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Down to risk business

Regulatory pressures have forced firms to think about risk like never before, but that far from means that risk-management strategies have improved. Julia Graham, director of risk at DLA, argues that firms need to think beyond regulatory compliance to embrace enterprise-wide, business-continuity management, a discipline that will enable firms to face their tangible and intangible risks.

5 November 2004

While there is a perception shared by many that the quality of risk management is improving, many of the improvements we are currently seeing are driven by regulatory pressure rather than a commercial desire to manage risk better. Indeed, with the wheels of risk faced by management spinning ever faster, it is perhaps that extra spin added by the demands of Sarbanes-Oxley that keeps our US cousins slightly behind the game when it comes to practising enterprise risk management?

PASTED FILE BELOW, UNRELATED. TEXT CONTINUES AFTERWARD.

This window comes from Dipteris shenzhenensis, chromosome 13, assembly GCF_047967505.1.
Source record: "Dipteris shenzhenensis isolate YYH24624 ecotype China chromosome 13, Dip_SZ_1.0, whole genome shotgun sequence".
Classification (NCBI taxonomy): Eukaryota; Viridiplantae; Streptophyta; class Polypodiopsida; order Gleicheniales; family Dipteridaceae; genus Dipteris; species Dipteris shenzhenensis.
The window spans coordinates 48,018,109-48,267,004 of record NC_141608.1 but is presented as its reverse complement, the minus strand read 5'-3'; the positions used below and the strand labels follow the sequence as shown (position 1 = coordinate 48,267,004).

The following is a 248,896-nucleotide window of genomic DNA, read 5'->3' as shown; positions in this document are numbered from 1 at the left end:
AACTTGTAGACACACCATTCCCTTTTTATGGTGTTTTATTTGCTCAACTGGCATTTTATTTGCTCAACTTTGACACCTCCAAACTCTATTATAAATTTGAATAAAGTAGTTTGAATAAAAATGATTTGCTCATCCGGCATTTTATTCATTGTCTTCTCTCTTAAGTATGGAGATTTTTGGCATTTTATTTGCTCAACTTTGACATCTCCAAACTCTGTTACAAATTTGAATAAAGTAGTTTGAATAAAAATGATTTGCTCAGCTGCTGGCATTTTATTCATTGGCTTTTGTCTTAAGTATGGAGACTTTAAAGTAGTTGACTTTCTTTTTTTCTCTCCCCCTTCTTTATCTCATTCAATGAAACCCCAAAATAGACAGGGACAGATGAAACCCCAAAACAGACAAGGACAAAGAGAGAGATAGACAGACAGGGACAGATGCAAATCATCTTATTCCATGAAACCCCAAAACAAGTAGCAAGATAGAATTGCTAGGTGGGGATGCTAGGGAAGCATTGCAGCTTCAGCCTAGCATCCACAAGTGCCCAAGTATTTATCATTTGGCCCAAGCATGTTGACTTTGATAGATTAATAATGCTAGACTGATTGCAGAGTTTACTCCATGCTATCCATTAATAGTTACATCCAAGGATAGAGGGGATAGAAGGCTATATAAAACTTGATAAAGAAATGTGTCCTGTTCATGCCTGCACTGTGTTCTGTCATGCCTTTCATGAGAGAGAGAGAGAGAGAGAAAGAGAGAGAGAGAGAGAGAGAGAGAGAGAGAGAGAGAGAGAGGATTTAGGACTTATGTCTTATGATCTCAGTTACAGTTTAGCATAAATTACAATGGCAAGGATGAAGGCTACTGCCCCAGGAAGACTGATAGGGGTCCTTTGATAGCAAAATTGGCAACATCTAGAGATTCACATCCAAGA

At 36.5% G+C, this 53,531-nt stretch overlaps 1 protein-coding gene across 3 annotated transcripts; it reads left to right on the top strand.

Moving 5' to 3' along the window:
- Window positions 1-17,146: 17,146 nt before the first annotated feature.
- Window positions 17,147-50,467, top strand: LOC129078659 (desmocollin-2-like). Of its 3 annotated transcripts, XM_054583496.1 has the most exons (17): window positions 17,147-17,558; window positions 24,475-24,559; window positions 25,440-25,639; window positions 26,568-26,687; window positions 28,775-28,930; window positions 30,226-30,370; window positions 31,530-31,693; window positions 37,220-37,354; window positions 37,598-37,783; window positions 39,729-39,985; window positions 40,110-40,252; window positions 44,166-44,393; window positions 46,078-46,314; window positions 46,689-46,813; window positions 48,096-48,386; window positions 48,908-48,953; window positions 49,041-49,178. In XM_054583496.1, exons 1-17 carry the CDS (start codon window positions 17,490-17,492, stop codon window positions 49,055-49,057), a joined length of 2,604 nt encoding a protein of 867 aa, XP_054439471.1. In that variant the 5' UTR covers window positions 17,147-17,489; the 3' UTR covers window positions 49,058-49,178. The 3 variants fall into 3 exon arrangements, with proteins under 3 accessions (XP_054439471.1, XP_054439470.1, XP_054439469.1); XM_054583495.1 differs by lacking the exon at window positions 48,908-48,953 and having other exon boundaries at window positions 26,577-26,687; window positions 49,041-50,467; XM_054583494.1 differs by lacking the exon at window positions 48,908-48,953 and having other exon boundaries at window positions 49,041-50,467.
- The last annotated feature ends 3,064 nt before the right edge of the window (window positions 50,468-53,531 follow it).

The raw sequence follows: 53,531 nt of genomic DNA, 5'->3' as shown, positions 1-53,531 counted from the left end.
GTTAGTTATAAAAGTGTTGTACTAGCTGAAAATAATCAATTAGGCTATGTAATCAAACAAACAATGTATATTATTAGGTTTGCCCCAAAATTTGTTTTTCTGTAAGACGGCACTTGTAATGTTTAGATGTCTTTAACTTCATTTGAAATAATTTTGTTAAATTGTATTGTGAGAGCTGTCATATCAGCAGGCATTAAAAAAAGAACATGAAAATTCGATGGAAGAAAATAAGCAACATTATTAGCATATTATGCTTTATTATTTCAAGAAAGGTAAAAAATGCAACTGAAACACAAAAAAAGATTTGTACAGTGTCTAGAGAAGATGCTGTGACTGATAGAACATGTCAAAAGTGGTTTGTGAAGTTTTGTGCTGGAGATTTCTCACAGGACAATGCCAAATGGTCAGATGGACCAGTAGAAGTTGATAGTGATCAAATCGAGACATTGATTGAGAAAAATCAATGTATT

Designing and implementing an enterprise risk-management framework

Lord Levene in his speech to the World Affairs Council in April 20041 spoke of the rising complexity of tangible and intangible risks faced by businesses, and the challenges he considered business must rise to meet these, as the new three Rs:

  1. Raise risk to the board room;
  2. Respond to a challenging risk environment;
  3. Return to strength and stability.

In a pr...

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